If you are unfortunate enough to scratch your car and need a quick paint cover-up, sometimes it can be really confusing as to what the actual colour code of your car is. You will usually find it on the inside of the driver's door, but sometimes it can't be found anywhere; leaving you wondering how you resolve your paint problem. Some services will offer to combine shades to try and find the perfect colour, but even this won't resemble the exact colour that your vehicle came in when it was brand new.
For this reason, driver's tend to either leave the scratch or struggle to find a resolution. This blog will explain exactly how you can match car paint without a code.
Why do you need to find your car paint code?
If your car gets scratched by an individual or just through generic wear and tear, many drivers feel that it's necessary to have the scratches covered up. Especially, when coming to sell the vehicle if you own it.
Weathering is inevitable, so having a touchup is common practice. Making the car look newer and fresher.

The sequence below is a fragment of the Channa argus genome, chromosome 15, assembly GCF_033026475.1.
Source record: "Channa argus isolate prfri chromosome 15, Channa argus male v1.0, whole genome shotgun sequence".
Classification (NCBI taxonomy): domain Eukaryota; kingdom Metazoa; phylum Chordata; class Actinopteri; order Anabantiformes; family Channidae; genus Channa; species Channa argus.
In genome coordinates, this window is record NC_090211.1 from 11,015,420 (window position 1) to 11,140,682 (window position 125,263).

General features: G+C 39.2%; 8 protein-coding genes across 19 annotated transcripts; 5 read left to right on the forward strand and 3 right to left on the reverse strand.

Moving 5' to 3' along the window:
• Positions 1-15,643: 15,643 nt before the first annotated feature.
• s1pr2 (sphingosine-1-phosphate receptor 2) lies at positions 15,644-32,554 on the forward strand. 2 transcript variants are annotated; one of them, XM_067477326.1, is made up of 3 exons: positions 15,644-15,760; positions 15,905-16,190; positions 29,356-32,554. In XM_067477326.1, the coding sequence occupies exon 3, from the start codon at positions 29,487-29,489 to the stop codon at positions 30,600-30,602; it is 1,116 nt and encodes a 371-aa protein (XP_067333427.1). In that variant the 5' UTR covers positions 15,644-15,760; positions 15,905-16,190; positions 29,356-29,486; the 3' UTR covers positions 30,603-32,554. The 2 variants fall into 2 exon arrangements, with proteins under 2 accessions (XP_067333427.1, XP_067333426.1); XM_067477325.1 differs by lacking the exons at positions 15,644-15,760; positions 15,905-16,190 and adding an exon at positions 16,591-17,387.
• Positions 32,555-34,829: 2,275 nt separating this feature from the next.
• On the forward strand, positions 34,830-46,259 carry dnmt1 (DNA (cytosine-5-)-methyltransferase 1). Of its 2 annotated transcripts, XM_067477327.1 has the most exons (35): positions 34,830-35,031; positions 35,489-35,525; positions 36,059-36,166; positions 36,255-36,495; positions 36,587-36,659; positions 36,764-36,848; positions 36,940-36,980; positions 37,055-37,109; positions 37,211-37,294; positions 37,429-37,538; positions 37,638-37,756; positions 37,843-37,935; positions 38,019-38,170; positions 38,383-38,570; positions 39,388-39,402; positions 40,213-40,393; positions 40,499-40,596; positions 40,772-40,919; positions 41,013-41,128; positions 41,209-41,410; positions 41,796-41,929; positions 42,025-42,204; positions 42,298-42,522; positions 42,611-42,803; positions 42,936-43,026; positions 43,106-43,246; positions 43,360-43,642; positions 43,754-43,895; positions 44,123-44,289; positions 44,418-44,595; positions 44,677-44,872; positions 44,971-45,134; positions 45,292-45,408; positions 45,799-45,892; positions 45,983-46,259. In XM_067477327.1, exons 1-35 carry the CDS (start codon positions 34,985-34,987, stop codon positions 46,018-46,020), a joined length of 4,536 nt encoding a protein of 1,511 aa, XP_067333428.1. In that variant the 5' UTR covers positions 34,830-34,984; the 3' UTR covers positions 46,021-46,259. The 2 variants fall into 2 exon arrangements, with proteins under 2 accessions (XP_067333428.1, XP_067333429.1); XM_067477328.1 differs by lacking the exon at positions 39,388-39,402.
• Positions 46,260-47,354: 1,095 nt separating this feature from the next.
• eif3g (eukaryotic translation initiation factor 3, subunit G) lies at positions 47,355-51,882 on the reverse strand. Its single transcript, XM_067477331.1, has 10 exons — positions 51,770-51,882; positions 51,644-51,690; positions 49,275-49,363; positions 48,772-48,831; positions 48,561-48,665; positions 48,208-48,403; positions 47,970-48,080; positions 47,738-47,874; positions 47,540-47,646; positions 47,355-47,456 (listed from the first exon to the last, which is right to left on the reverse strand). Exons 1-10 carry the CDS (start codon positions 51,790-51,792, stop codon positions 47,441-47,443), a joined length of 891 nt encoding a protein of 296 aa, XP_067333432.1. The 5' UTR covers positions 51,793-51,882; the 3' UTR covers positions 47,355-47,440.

If you were to be caught in a collision, some of the body parts of your car may need to be replaced or restored.
To Colour Primer Parts
When new parts are ordered for your vehicle it will come in a primer, and the manufacturer/supplier will need to know what car paint code they need to match the colour with your vehicle.
Matching car paint without code
Here are some of the ways in which you can find vehicles paint without a code:Check service history of the vehicle
The first way in which you can potentially find a code is to check the service history of the vehicle, it should be displayed there.
Check owners manual
Similar to checking the service history, checking your owners manual may also direct you to the vehicles paint code.
Research your vehicle's exact model on Google
If you can't find the code through the vehicles service history and the owners manual, you may also be able to find it by searching the exact model of your vehicle in a search engine. Many websites will backlog vehicles mfg paint colours and codes, making it easier to find than ever before.
You most likely haven't heard of a spectrophotometer machine before, it's actually a piece of equipment used to analyse colour measurement. It provides spectral analysis and presents data so precise that the human eye would not be able to identify the exact colour. Using one of these machines is great if you are unable to find a legitimate car paint code anywhere at all, and can usually be found at specialist suppliers and paint shops.